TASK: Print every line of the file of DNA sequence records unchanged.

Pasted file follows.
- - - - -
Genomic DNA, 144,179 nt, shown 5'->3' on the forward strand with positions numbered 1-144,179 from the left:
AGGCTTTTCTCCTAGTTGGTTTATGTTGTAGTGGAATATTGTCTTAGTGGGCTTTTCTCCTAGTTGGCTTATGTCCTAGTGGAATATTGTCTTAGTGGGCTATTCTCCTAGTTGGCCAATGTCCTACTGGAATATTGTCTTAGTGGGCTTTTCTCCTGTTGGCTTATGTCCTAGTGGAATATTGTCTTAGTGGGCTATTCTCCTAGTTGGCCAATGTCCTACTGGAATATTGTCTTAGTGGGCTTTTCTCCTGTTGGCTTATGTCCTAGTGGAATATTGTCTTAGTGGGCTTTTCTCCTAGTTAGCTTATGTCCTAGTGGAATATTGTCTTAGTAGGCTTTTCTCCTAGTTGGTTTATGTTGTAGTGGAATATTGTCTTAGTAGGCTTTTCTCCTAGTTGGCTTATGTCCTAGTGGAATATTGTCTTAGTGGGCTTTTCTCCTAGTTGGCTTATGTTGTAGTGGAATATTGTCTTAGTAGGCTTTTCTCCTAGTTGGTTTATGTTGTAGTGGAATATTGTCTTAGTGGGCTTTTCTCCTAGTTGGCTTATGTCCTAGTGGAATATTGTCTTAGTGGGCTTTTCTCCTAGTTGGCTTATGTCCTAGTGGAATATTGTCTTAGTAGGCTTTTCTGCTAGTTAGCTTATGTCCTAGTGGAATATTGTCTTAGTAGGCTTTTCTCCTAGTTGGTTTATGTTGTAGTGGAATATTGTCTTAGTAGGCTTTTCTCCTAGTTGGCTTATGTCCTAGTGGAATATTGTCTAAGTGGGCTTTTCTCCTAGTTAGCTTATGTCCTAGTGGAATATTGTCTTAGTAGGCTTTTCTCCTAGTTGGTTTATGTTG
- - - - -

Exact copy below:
Genomic DNA, 144,179 nt, shown 5'->3' on the forward strand with positions numbered 1-144,179 from the left:
AGGCTTTTCTCCTAGTTGGTTTATGTTGTAGTGGAATATTGTCTTAGTGGGCTTTTCTCCTAGTTGGCTTATGTCCTAGTGGAATATTGTCTTAGTGGGCTATTCTCCTAGTTGGCCAATGTCCTACTGGAATATTGTCTTAGTGGGCTTTTCTCCTGTTGGCTTATGTCCTAGTGGAATATTGTCTTAGTGGGCTATTCTCCTAGTTGGCCAATGTCCTACTGGAATATTGTCTTAGTGGGCTTTTCTCCTGTTGGCTTATGTCCTAGTGGAATATTGTCTTAGTGGGCTTTTCTCCTAGTTAGCTTATGTCCTAGTGGAATATTGTCTTAGTAGGCTTTTCTCCTAGTTGGTTTATGTTGTAGTGGAATATTGTCTTAGTAGGCTTTTCTCCTAGTTGGCTTATGTCCTAGTGGAATATTGTCTTAGTGGGCTTTTCTCCTAGTTGGCTTATGTTGTAGTGGAATATTGTCTTAGTAGGCTTTTCTCCTAGTTGGTTTATGTTGTAGTGGAATATTGTCTTAGTGGGCTTTTCTCCTAGTTGGCTTATGTCCTAGTGGAATATTGTCTTAGTGGGCTTTTCTCCTAGTTGGCTTATGTCCTAGTGGAATATTGTCTTAGTAGGCTTTTCTGCTAGTTAGCTTATGTCCTAGTGGAATATTGTCTTAGTAGGCTTTTCTCCTAGTTGGTTTATGTTGTAGTGGAATATTGTCTTAGTAGGCTTTTCTCCTAGTTGGCTTATGTCCTAGTGGAATATTGTCTAAGTGGGCTTTTCTCCTAGTTAGCTTATGTCCTAGTGGAATATTGTCTTAGTAGGCTTTTCTCCTAGTTGGTTTATGTTG